Self-destructive behavior

Lots of people are so persistent in their unconscious requirement to protect their bad routines that they refuse assistance even when their lives depend on it.

In “Changing For Good”, James Prochaska points out an interesting experiment done by a zoologist called Calhoun. Instead of using domesticated white mice and rats in his research study, Calhoun studied wild mice to get an insight into how they make every effort to preserve control over their own habits.

In one experiment, Calhoun offered the mice an electrical switch that permitted them to pick dim light, brilliant light, or no light in their cages. When permitted to make their own option, the mice avoided brilliant lights and darkness; time after time, they turned on the dim light.

In another experiment, the mice were provided control of a switch that triggered a treadmill, which was their only source of exercise. Caged mice require to run about 8 hours a day to stay healthy. Without any prompting, the mice turned on the treadmill and ran at different times of the day.

Whenever the experimenter turned on the treadmill, the mice instantly turned it off, although the first part of the experiment plainly showed that the mice wanted and required to exercise.

Prochaska calls this “absurd freedom.” Laboratory mice are too domesticated to show this kind of habits. Prochaska explains that the wild mice “required control over their behavior, even if it indicated sacrificing their own health.”

Assisting relationships

Individuals in rejection have actually lost control of the problem, which suggests that they have lost control of their lives. They seldom progress to the next phase without the advantage of a helping relationship.

Expert therapists and assistants have learned that confrontation does not help an individual move from stage 1 to stage 2. Letting him have his own way– or “going along with him” to avoid a fight– simply reinforces his rejection of the issue by reinforcing in his own mind that whatever he’s doing is right.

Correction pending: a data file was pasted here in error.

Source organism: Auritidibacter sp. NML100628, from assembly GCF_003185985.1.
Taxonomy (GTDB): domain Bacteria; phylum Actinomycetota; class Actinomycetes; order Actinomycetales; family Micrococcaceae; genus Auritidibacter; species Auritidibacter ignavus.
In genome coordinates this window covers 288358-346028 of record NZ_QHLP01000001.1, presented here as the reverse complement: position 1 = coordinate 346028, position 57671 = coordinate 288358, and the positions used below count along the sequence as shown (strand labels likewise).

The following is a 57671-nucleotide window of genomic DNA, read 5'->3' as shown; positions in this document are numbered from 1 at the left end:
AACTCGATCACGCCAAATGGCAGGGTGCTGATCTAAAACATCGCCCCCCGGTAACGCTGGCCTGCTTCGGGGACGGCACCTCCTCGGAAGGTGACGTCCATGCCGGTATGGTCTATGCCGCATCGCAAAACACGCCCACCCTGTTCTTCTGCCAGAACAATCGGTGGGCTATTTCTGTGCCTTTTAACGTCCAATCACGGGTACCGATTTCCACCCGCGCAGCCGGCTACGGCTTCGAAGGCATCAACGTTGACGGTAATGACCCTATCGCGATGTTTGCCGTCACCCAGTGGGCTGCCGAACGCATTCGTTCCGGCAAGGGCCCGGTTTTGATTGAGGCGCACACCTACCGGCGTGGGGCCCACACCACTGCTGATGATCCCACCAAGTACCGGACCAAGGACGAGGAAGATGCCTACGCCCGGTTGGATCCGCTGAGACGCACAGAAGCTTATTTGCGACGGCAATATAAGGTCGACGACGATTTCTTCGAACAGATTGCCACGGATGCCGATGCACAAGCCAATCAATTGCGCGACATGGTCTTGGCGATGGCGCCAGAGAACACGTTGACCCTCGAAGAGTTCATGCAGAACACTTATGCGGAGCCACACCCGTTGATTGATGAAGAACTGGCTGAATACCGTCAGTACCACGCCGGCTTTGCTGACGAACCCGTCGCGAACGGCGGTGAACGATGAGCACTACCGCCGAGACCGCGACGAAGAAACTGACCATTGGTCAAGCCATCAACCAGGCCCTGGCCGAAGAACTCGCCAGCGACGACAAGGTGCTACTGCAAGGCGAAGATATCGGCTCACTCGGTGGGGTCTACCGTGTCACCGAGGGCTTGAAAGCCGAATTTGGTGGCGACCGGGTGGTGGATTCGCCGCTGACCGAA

People usually require an unanticipated reaction before they can eliminate the blinkers. This is a fact that hasn’t changed in the last 3,000 years, as the following story highlights.

King David was one of the heroes of ancient Israel. He was the leader of his country, a great warrior, an accomplished artist, and one of the biggest poets of antiquity.

One evening, the king got out of bed and went up to the roof of his home. He saw a beautiful woman bathing not far away Immediately he sent his men to find out who she was. Her name was Bathsheba. She was the wife of a soldier named Uriah, who was one of Israel’s bravest and most loyal soldiers.

Uriah was far from home, serving his nation in a war against one of Israel’s many opponents. David sent for Bathsheba and slept with her. She conceived.

The king desired Uriah out of the way. The Israeli army was besieging an enemy city at the time. David sent a letter to the leader of his army, Joab, where he laid out directions for eliminating Uriah. He told Joab to send out Uriah to the front of the fight, then retreat with the rest of his soldiers, leaving Uriah alone.

Joab performed the king’s orders and Uriah was killed in the fight. David made Bathsheba his spouse, and she gave him a son.